Reciprocal Meat Conference Abstracts

Correlation Among Ground Beef Lipid Content, Color, and Lipid Oxidation Over a 7-Day Simulated Retail Display Period

Authors
  • L. M. Wang (University of Guelph)
  • S. Huang (University of Guelph)
  • S. Chalupa-Krebzdak (University of Guelph)
  • S. M. Vasquez Mejia (Universidad Nacional de Colombia)
  • B. M. Bohrer (University of Guelph)

Abstract

ObjectivesGround beef is more susceptible to lipid oxidation compared to whole muscle beef cuts. This is due to its smaller particle size and greater surface area, which makes the meat products more prone to be exposed to various environmental factors during production. The objective of this study was to determine the relationships among ground beef lipid content, instrumental color, visual discoloration, and lipid oxidation over a 7d simulated retail display period.Materials and MethodsBeef inside rounds (IMPS #168) from the right sides of steer carcasses (n = 63) were collected from a commercial processing facility and delivered to the U of Guelph Meat Science Laboratory for further analyses. Each inside round was trimmed of all subcutaneous fat and connective tissue, and then fabricated into ground beef patties (113 g/patty) at two targeted fat addition levels (no added fat and 25%). Lean ground beef (no added fat) was made by grinding cubes of inside round muscle through a Sirman Master 90 Y12 meat grinder (Sirman USA, Franklin Park, IL). Regular ground beef (25% added fat) was made by grinding cubed round muscle with an additional 25% subcutaneous fat that originated from the rib primal of the same carcass. For the simulated retail shelf life study, 2 crust frozen patties (crust frozen for 1 h to improve packaging ability) were placed on a Styrofoam meat tray with a soaker pad and overwrapped with PVC film. In total, there were 4 trays of patties per ID (2 trays/targeted fat level). Trays were placed under two LED lights (52 W, 1850 lumens, color temperature of 4000K, 1612.5 to 2152 lux) at 4°C and the locations on shelves were changed every 24 h. Minolta L*, a*, b* color and subjective surface discoloration were evaluated every 24 h for 7 d. Lipid peroxidation of patties before and after the retail display was estimated using thiobarbituric reactive substances (TBARS; mg MDA/g fat). Lipid content of patties was quantified using Soxhlet extraction with petroleum ether. Summary statistics and Pearson correlation coefficients were determined using the PROC CORR procedure of SAS. Correlations were regarded as weak at r < |0.35|, moderate at |0.36| ≤ r ≤ |0.67|, and strong at r ≥ |0.68|.ResultsLipid content in the 126 ground beef samples evaluated in this study ranged from 3.47% to 30.43% (16.30% ± 6.18%). A moderate and significant correlation was observed between lipid content and change in TBARS values (r = –0.59, P < 0.0001). Similarly, an increase in lipid content is moderately correlated with a decrease in a* values (r = –0.58, P < 0.0001) and an increase in surface discoloration after a 7d display period (r = 0.53, P < 0.0001). Δ TBARS values was weakly correlated with Δ L* (r = 0.24, P < 0.01), Δ a* (r = 0.11, P = 0.25), and visual discoloration (r = –0.16, P = 0.09). Finally, Δ a* was strongly correlated with surface discoloration values at d7 (r = –0.76, P < 0.0001).ConclusionAn increase of lipid content in ground beef had a moderate association with decreased redness, greater surface discoloration, and less change in lipid oxidation over a 7d simulated retail display period. Color values were not great predictors of lipid oxidation values and trained technicians often equated visual discoloration in beef to a deviation from the desired cherry red color.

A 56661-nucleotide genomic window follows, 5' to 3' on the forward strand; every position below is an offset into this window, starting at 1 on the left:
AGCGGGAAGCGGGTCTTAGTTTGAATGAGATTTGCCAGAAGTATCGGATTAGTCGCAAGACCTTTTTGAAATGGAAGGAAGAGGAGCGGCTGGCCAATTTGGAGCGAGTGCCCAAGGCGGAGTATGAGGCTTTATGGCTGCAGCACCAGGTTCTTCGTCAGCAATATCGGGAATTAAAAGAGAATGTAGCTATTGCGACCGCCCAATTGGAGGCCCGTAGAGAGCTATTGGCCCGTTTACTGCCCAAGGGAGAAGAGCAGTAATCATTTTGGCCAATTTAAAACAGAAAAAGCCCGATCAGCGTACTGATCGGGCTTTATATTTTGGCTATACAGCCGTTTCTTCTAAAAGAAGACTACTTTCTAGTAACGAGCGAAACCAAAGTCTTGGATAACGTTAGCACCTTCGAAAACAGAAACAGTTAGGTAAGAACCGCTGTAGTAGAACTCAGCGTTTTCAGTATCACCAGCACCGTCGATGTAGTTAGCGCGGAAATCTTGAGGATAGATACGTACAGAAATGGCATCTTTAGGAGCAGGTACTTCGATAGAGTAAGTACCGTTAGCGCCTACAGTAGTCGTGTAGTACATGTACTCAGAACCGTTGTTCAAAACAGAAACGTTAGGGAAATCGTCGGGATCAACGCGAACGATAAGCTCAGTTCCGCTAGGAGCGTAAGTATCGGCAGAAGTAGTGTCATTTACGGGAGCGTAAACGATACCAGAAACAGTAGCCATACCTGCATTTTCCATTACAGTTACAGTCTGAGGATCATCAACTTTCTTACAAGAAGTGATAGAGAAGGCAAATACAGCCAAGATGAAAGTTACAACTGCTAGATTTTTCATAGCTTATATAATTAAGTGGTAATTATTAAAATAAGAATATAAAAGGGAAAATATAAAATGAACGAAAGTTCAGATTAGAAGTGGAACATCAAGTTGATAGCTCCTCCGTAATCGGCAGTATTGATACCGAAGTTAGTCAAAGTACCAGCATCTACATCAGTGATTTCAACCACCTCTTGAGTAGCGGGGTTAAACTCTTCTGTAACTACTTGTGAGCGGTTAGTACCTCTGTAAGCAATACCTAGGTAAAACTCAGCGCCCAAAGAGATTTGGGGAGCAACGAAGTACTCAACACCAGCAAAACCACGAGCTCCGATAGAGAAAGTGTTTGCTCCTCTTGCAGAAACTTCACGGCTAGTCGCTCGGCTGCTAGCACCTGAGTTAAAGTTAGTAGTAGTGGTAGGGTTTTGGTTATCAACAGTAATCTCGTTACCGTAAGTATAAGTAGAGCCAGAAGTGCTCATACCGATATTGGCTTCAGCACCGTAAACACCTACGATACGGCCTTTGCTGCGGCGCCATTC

Keywords: color, correlation, ground beef, lipid oxidation

How to Cite:

Wang, L. M., Huang, S., Chalupa-Krebzdak, S., Vasquez Mejia, S. M. & Bohrer, B. M., (2019) “Correlation Among Ground Beef Lipid Content, Color, and Lipid Oxidation Over a 7-Day Simulated Retail Display Period”, Meat and Muscle Biology 3(2). doi: https://doi.org/10.22175/mmb.10839

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Published on
30 Nov 2019
Peer Reviewed